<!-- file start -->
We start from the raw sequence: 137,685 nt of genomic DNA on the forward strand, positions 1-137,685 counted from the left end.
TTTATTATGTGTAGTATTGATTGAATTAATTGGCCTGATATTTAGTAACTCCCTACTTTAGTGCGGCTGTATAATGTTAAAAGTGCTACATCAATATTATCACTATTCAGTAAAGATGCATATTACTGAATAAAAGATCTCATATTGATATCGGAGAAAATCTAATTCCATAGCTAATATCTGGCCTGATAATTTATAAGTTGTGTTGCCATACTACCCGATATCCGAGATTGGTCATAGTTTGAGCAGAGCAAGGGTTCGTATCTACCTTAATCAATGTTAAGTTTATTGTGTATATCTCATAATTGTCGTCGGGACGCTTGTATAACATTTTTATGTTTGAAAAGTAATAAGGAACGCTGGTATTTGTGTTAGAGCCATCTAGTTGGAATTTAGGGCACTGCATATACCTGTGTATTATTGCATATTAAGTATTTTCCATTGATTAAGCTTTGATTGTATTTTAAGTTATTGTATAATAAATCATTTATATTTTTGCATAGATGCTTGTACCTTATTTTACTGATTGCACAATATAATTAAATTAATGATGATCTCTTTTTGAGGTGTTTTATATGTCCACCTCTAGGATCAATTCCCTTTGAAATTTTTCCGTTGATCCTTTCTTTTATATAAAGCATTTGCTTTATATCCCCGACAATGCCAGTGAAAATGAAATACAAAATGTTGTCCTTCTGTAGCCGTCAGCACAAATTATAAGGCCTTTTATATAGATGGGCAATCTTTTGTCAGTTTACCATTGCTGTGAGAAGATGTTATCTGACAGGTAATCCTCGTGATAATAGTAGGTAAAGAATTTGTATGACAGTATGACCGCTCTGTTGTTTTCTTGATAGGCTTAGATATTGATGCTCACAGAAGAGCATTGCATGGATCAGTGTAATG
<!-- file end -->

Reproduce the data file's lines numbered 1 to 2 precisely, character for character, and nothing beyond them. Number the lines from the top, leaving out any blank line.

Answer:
We start from the raw sequence: 137,685 nt of genomic DNA on the forward strand, positions 1-137,685 counted from the left end.
TTTATTATGTGTAGTATTGATTGAATTAATTGGCCTGATATTTAGTAACTCCCTACTTTAGTGCGGCTGTATAATGTTAAAAGTGCTACATCAATATTATCACTATTCAGTAAAGATGCATATTACTGAATAAAAGATCTCATATTGATATCGGAGAAAATCTAATTCCATAGCTAATATCTGGCCTGATAATTTATAAGTTGTGTTGCCATACTACCCGATATCCGAGATTGGTCATAGTTTGAGCAGAGCAAGGGTTCGTATCTACCTTAATCAATGTTAAGTTTATTGTGTATATCTCATAATTGTCGTCGGGACGCTTGTATAACATTTTTATGTTTGAAAAGTAATAAGGAACGCTGGTATTTGTGTTAGAGCCATCTAGTTGGAATTTAGGGCACTGCATATACCTGTGTATTATTGCATATTAAGTATTTTCCATTGATTAAGCTTTGATTGTATTTTAAGTTATTGTATAATAAATCATTTATATTTTTGCATAGATGCTTGTACCTTATTTTACTGATTGCACAATATAATTAAATTAATGATGATCTCTTTTTGAGGTGTTTTATATGTCCACCTCTAGGATCAATTCCCTTTGAAATTTTTCCGTTGATCCTTTCTTTTATATAAAGCATTTGCTTTATATCCCCGACAATGCCAGTGAAAATGAAATACAAAATGTTGTCCTTCTGTAGCCGTCAGCACAAATTATAAGGCCTTTTATATAGATGGGCAATCTTTTGTCAGTTTACCATTGCTGTGAGAAGATGTTATCTGACAGGTAATCCTCGTGATAATAGTAGGTAAAGAATTTGTATGACAGTATGACCGCTCTGTTGTTTTCTTGATAGGCTTAGATATTGATGCTCACAGAAGAGCATTGCATGGATCAGTGTAATG